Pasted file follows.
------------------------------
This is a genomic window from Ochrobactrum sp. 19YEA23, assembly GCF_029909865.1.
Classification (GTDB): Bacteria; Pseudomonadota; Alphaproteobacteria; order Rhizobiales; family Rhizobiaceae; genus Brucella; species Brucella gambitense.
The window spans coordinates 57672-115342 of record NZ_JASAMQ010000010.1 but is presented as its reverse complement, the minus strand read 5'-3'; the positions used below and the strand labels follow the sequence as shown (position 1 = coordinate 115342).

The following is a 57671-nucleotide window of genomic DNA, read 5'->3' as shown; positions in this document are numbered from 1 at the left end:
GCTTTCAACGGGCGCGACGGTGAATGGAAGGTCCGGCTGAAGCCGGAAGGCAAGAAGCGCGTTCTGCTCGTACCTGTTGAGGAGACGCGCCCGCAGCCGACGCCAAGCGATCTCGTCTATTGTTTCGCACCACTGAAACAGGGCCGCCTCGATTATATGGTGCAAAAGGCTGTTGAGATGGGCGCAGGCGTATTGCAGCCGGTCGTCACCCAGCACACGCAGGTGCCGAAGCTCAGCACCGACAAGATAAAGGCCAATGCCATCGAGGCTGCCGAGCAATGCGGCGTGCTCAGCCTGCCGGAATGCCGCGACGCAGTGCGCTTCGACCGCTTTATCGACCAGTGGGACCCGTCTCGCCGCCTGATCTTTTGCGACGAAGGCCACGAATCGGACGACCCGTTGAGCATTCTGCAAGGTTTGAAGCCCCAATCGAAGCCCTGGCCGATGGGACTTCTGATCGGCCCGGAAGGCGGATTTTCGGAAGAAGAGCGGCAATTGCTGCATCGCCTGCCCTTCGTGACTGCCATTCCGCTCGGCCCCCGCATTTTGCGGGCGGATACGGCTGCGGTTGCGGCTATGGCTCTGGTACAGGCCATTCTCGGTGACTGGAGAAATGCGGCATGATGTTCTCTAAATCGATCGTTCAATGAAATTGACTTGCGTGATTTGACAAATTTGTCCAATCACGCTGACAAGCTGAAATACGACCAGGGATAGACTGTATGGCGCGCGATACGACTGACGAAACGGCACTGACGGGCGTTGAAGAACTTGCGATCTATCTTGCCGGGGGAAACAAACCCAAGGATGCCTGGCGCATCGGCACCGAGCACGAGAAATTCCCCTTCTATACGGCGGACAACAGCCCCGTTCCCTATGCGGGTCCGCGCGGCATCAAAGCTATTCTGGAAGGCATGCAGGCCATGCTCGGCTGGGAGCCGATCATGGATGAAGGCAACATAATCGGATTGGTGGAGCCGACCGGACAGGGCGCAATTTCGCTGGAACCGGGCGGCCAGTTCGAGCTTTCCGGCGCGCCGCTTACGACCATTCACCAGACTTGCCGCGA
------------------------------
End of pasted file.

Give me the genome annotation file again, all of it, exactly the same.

This is a genomic window from Ochrobactrum sp. 19YEA23, assembly GCF_029909865.1.
Classification (GTDB): Bacteria; Pseudomonadota; Alphaproteobacteria; order Rhizobiales; family Rhizobiaceae; genus Brucella; species Brucella gambitense.
The window spans coordinates 57672-115342 of record NZ_JASAMQ010000010.1 but is presented as its reverse complement, the minus strand read 5'-3'; the positions used below and the strand labels follow the sequence as shown (position 1 = coordinate 115342).

The following is a 57671-nucleotide window of genomic DNA, read 5'->3' as shown; positions in this document are numbered from 1 at the left end:
GCTTTCAACGGGCGCGACGGTGAATGGAAGGTCCGGCTGAAGCCGGAAGGCAAGAAGCGCGTTCTGCTCGTACCTGTTGAGGAGACGCGCCCGCAGCCGACGCCAAGCGATCTCGTCTATTGTTTCGCACCACTGAAACAGGGCCGCCTCGATTATATGGTGCAAAAGGCTGTTGAGATGGGCGCAGGCGTATTGCAGCCGGTCGTCACCCAGCACACGCAGGTGCCGAAGCTCAGCACCGACAAGATAAAGGCCAATGCCATCGAGGCTGCCGAGCAATGCGGCGTGCTCAGCCTGCCGGAATGCCGCGACGCAGTGCGCTTCGACCGCTTTATCGACCAGTGGGACCCGTCTCGCCGCCTGATCTTTTGCGACGAAGGCCACGAATCGGACGACCCGTTGAGCATTCTGCAAGGTTTGAAGCCCCAATCGAAGCCCTGGCCGATGGGACTTCTGATCGGCCCGGAAGGCGGATTTTCGGAAGAAGAGCGGCAATTGCTGCATCGCCTGCCCTTCGTGACTGCCATTCCGCTCGGCCCCCGCATTTTGCGGGCGGATACGGCTGCGGTTGCGGCTATGGCTCTGGTACAGGCCATTCTCGGTGACTGGAGAAATGCGGCATGATGTTCTCTAAATCGATCGTTCAATGAAATTGACTTGCGTGATTTGACAAATTTGTCCAATCACGCTGACAAGCTGAAATACGACCAGGGATAGACTGTATGGCGCGCGATACGACTGACGAAACGGCACTGACGGGCGTTGAAGAACTTGCGATCTATCTTGCCGGGGGAAACAAACCCAAGGATGCCTGGCGCATCGGCACCGAGCACGAGAAATTCCCCTTCTATACGGCGGACAACAGCCCCGTTCCCTATGCGGGTCCGCGCGGCATCAAAGCTATTCTGGAAGGCATGCAGGCCATGCTCGGCTGGGAGCCGATCATGGATGAAGGCAACATAATCGGATTGGTGGAGCCGACCGGACAGGGCGCAATTTCGCTGGAACCGGGCGGCCAGTTCGAGCTTTCCGGCGCGCCGCTTACGACCATTCACCAGACTTGCCGCGA